Monday, April 26, 2010
An idyllic Sunday afternoon soon becomes a living nightmare when three schoolteachers’ automobile breaks down and leaves them stranded at a deserted scrap yard. It is then that THE SADIST (Arch Hall, Jr., Wild Guitar) comes out to play. Sporting a maniacal smirk, a loaded gun, and a silent 18-year-old girlfriend (Marilyn Manning, Eegah!), THE SADIST holds the three terror-stricken tutors hostage in order to serve his own perverse pleasures, mercilessly taunting them with promises of death.
THE SADIST was written and directed by James Landis (TV’s “Gunsmoke,” Deadwood ’76, Jennie: Wife/Child) and produced by L. Steven Snyder. It co-stars Richard Alden (TV’s “Hogan’s Heroes”), Don Russell (The Incredibly Strange Creatures Who Stopped Living And Became Mixed-Up Zombies!!?), and Helen Hovey. It was originally distributed theatrically in the USA by Arch Hall, Sr.’s Fairway International Pictures and has a run time of approximately 92 minutes. The film is Not Rated.
• Arch Hall, Jr. Interview by Ray Dennis Steckler
• Arch Hall, Jr. Video Songbook
• Reflections on THE SADIST by Johnny Legend
• Original Theatrical Trailers for THE CHOPPERS, EEGAH!, WILD GUITAR, THE SADIST
Available now from AMAZON.COM
A few reviews:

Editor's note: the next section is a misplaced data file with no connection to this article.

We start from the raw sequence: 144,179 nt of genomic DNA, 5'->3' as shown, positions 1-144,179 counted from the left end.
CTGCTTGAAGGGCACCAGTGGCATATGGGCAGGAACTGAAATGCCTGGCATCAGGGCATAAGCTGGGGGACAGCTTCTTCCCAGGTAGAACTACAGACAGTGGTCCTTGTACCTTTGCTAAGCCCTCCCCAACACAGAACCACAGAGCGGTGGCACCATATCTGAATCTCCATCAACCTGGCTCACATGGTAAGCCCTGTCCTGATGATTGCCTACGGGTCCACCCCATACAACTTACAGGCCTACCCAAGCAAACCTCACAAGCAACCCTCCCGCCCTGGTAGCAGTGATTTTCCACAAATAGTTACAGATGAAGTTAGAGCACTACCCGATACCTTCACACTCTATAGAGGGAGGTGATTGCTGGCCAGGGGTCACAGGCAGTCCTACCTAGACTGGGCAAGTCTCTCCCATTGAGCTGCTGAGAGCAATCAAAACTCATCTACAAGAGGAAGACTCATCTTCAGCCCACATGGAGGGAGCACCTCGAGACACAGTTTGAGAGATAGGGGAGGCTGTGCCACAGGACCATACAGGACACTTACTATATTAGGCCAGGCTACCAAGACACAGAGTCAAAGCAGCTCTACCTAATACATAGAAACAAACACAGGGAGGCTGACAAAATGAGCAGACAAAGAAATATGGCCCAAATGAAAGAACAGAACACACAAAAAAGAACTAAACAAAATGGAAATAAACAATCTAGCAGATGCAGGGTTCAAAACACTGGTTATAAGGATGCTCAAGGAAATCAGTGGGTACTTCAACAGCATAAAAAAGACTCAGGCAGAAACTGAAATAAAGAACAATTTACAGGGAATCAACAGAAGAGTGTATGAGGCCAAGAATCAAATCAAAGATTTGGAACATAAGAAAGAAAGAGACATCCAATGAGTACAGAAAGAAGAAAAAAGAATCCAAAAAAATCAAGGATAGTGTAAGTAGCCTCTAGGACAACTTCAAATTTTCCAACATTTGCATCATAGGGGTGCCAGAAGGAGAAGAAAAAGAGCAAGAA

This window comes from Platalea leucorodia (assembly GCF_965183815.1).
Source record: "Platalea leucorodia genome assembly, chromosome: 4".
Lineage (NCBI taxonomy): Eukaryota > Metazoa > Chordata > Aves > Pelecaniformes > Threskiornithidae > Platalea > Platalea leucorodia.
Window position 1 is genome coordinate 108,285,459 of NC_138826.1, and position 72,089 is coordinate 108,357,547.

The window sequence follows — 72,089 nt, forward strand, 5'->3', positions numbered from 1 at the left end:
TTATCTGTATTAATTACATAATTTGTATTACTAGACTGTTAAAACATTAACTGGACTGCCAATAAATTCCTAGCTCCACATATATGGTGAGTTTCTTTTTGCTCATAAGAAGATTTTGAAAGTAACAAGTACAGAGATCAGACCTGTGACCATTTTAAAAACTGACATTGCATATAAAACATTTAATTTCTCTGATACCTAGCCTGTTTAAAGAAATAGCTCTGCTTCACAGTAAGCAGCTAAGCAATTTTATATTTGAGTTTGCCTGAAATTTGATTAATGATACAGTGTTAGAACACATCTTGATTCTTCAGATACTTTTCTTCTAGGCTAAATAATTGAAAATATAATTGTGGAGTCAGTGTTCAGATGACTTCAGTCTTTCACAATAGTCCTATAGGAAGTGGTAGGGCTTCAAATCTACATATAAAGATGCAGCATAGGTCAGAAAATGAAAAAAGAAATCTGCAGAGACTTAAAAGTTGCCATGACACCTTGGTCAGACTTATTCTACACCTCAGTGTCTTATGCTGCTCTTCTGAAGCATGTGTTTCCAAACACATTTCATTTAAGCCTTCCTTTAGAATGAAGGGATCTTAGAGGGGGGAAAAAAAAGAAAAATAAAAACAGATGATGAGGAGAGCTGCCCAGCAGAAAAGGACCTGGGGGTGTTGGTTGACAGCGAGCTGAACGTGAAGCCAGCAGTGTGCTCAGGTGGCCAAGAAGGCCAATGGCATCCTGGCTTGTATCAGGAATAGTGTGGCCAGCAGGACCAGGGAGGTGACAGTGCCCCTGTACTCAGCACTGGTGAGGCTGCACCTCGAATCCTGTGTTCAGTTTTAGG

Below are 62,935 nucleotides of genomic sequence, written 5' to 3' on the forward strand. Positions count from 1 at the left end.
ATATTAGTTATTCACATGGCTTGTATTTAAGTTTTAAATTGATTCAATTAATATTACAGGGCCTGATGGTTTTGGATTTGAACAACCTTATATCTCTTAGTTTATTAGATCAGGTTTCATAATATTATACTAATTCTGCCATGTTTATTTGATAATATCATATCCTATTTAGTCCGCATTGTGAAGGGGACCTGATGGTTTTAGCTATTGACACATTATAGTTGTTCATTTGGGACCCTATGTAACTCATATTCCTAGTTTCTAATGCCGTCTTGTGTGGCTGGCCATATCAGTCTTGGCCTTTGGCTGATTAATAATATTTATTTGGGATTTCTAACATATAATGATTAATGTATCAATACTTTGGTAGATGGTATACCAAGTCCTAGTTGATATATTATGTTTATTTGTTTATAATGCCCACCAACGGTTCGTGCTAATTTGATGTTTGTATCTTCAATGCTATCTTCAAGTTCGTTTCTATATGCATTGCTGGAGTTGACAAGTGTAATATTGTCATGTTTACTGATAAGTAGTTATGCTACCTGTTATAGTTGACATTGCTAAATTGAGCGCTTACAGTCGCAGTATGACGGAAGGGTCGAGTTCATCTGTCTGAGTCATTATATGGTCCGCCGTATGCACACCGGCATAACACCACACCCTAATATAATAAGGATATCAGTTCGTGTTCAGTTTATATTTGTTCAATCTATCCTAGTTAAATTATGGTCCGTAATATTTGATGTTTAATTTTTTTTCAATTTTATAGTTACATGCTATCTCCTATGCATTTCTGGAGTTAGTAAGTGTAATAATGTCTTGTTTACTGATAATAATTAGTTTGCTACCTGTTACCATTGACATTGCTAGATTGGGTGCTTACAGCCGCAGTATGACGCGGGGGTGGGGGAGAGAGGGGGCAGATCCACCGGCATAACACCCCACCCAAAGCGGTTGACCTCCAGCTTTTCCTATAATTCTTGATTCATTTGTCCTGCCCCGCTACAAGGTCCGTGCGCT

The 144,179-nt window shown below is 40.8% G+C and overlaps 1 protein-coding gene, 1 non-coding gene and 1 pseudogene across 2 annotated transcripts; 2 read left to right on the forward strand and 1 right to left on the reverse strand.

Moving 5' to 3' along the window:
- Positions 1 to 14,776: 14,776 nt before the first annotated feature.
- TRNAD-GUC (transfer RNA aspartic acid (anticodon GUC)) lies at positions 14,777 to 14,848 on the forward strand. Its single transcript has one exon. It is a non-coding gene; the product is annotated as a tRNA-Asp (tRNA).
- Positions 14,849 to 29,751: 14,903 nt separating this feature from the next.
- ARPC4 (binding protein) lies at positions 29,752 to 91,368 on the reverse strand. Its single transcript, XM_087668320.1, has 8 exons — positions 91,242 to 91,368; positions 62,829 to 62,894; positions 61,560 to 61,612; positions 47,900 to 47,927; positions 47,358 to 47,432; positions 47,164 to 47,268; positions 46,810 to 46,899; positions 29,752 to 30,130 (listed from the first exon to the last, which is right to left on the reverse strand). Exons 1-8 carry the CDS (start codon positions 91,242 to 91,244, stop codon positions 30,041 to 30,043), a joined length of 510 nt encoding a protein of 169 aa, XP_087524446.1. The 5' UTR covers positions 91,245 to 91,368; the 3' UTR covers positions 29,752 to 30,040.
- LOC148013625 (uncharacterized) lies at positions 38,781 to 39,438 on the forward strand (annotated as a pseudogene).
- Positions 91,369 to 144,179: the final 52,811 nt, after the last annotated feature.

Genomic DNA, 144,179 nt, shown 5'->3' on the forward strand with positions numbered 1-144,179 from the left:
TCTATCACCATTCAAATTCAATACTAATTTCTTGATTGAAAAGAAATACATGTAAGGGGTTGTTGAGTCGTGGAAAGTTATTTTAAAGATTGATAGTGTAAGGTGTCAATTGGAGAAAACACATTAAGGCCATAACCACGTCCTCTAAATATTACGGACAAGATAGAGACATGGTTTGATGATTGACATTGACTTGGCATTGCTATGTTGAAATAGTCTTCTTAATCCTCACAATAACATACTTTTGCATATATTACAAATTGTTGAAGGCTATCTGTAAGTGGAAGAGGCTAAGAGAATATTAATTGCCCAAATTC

“The way the film depicts the killers is similar to the Hollywood films KALIFORNIA and NATURAL BORN KILLERS…the story is told in ‘real time’…Arch Hall really stands out…” --DVD Cult
“A genuinely tense, nerve-wracking trash thriller heightened by Arch’s moronic sneer and the unbelievable structure of his blonde pompadour.” --Jerry Renshaw, The Houston Chronicle
“A movie so much better than it would seemingly have any right to be, it makes you think that sometimes the Gods of Cinema really do smile down on these things.” --Twisted Pleasures
“Perhaps the most underrated psychological teenage thrill killer exploitation flick ever made. Decades ahead of its time…[an] ultramodern masterpiece.” --Adam Becvar (aka Luigi Bastardo), Blogcritics.org
“THE SADIST still packs a punch and holds up extremely well, remaining one of the best drive-in films of the 1960s…just as good as anything the major studious were churning out at that time.” --George R. Reis, DVDDrive-In.com